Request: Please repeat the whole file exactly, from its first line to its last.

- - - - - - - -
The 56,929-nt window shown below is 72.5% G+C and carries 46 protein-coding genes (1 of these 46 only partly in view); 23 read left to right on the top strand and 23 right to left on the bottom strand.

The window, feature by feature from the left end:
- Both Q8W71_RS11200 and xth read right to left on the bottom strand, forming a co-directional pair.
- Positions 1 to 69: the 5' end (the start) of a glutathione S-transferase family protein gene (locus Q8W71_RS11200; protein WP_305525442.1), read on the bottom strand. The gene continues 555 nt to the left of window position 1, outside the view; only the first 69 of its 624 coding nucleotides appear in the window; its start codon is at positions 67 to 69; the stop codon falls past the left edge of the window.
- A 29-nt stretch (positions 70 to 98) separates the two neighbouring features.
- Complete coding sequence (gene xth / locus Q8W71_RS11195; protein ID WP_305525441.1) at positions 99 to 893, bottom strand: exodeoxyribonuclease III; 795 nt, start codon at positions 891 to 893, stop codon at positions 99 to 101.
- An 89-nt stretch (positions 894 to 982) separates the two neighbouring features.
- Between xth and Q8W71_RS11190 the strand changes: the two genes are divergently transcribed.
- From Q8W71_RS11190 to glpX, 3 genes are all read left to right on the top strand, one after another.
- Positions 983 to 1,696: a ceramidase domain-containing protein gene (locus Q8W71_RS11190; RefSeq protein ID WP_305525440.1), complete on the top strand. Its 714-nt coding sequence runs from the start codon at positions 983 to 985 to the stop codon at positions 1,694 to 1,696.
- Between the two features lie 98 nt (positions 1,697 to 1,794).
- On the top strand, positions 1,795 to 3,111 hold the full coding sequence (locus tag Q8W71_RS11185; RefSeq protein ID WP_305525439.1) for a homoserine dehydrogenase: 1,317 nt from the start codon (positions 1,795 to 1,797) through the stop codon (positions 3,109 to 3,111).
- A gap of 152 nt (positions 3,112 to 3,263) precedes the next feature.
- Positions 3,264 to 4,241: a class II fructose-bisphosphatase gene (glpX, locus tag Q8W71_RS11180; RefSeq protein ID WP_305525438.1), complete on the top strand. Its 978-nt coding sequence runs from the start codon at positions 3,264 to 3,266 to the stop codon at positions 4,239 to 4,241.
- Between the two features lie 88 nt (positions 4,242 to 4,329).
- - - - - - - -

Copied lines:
The 56,929-nt window shown below is 72.5% G+C and carries 46 protein-coding genes (1 of these 46 only partly in view); 23 read left to right on the top strand and 23 right to left on the bottom strand.

The window, feature by feature from the left end:
- Both Q8W71_RS11200 and xth read right to left on the bottom strand, forming a co-directional pair.
- Positions 1 to 69: the 5' end (the start) of a glutathione S-transferase family protein gene (locus Q8W71_RS11200; protein WP_305525442.1), read on the bottom strand. The gene continues 555 nt to the left of window position 1, outside the view; only the first 69 of its 624 coding nucleotides appear in the window; its start codon is at positions 67 to 69; the stop codon falls past the left edge of the window.
- A 29-nt stretch (positions 70 to 98) separates the two neighbouring features.
- Complete coding sequence (gene xth / locus Q8W71_RS11195; protein ID WP_305525441.1) at positions 99 to 893, bottom strand: exodeoxyribonuclease III; 795 nt, start codon at positions 891 to 893, stop codon at positions 99 to 101.
- An 89-nt stretch (positions 894 to 982) separates the two neighbouring features.
- Between xth and Q8W71_RS11190 the strand changes: the two genes are divergently transcribed.
- From Q8W71_RS11190 to glpX, 3 genes are all read left to right on the top strand, one after another.
- Positions 983 to 1,696: a ceramidase domain-containing protein gene (locus Q8W71_RS11190; RefSeq protein ID WP_305525440.1), complete on the top strand. Its 714-nt coding sequence runs from the start codon at positions 983 to 985 to the stop codon at positions 1,694 to 1,696.
- Between the two features lie 98 nt (positions 1,697 to 1,794).
- On the top strand, positions 1,795 to 3,111 hold the full coding sequence (locus tag Q8W71_RS11185; RefSeq protein ID WP_305525439.1) for a homoserine dehydrogenase: 1,317 nt from the start codon (positions 1,795 to 1,797) through the stop codon (positions 3,109 to 3,111).
- A gap of 152 nt (positions 3,112 to 3,263) precedes the next feature.
- Positions 3,264 to 4,241: a class II fructose-bisphosphatase gene (glpX, locus tag Q8W71_RS11180; RefSeq protein ID WP_305525438.1), complete on the top strand. Its 978-nt coding sequence runs from the start codon at positions 3,264 to 3,266 to the stop codon at positions 4,239 to 4,241.
- Between the two features lie 88 nt (positions 4,242 to 4,329).